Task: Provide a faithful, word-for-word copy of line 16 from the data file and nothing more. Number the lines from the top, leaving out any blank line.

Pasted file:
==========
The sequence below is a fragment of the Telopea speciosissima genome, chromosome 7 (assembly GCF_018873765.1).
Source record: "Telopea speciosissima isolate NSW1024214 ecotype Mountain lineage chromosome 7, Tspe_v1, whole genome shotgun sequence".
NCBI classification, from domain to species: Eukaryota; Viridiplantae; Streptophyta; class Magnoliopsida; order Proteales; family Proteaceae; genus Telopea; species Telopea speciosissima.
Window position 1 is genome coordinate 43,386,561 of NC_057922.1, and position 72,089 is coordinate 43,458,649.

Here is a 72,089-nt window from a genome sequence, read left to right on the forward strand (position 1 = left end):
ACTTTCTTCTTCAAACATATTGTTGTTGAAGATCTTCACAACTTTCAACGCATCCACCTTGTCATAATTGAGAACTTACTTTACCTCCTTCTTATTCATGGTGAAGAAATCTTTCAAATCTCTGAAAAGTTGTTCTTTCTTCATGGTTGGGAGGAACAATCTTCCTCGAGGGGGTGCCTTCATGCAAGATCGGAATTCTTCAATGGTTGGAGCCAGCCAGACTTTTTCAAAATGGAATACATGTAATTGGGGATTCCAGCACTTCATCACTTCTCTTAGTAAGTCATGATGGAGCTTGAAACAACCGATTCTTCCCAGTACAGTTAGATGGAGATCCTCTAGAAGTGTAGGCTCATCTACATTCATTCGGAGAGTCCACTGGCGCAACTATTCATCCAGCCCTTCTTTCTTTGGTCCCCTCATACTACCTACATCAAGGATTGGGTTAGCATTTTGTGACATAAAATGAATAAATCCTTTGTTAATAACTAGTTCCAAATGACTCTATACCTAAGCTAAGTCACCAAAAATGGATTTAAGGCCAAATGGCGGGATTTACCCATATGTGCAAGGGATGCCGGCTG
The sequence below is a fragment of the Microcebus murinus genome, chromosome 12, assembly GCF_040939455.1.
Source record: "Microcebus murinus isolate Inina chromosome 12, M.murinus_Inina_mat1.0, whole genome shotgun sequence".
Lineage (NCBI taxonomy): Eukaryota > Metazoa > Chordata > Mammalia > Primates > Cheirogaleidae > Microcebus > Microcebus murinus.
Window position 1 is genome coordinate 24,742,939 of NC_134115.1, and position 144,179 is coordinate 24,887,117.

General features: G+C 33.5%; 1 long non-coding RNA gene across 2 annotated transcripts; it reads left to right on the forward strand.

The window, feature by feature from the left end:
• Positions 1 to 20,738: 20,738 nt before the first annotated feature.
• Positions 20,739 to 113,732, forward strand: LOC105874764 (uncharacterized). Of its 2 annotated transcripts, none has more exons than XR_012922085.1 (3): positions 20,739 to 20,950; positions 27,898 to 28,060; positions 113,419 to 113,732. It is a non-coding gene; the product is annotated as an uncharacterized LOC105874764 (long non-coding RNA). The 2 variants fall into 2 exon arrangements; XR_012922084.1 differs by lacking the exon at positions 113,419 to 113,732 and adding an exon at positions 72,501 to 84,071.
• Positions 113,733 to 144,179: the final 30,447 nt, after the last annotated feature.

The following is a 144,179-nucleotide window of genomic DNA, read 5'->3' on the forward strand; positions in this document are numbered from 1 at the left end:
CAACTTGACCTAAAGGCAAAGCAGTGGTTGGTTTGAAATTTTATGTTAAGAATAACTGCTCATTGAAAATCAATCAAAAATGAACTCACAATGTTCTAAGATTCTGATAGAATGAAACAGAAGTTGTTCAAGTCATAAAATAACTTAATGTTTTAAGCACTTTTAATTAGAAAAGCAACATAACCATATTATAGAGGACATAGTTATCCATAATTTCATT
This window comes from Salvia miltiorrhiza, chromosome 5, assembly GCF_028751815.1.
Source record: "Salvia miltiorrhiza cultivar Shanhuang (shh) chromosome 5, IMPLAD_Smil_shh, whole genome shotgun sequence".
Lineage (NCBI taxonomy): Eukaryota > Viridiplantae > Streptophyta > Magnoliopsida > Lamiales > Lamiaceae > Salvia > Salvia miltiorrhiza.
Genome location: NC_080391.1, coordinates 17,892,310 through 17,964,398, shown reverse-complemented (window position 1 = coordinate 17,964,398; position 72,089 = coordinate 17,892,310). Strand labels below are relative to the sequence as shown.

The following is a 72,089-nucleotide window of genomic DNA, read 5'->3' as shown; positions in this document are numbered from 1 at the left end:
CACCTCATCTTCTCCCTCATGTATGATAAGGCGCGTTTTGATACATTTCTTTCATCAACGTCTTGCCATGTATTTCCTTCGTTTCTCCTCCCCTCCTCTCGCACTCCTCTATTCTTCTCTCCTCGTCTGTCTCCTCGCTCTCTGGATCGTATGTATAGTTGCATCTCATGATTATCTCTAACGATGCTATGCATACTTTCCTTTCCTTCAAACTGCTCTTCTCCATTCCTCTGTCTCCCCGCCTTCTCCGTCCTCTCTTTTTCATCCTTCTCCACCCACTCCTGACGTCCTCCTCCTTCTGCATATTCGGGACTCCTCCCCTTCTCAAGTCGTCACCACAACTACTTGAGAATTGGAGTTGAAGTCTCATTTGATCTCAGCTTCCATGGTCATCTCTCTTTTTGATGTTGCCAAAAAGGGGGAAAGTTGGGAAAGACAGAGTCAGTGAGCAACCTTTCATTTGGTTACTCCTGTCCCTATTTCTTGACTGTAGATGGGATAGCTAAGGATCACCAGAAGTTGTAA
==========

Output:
The following is a 144,179-nucleotide window of genomic DNA, read 5'->3' on the forward strand; positions in this document are numbered from 1 at the left end: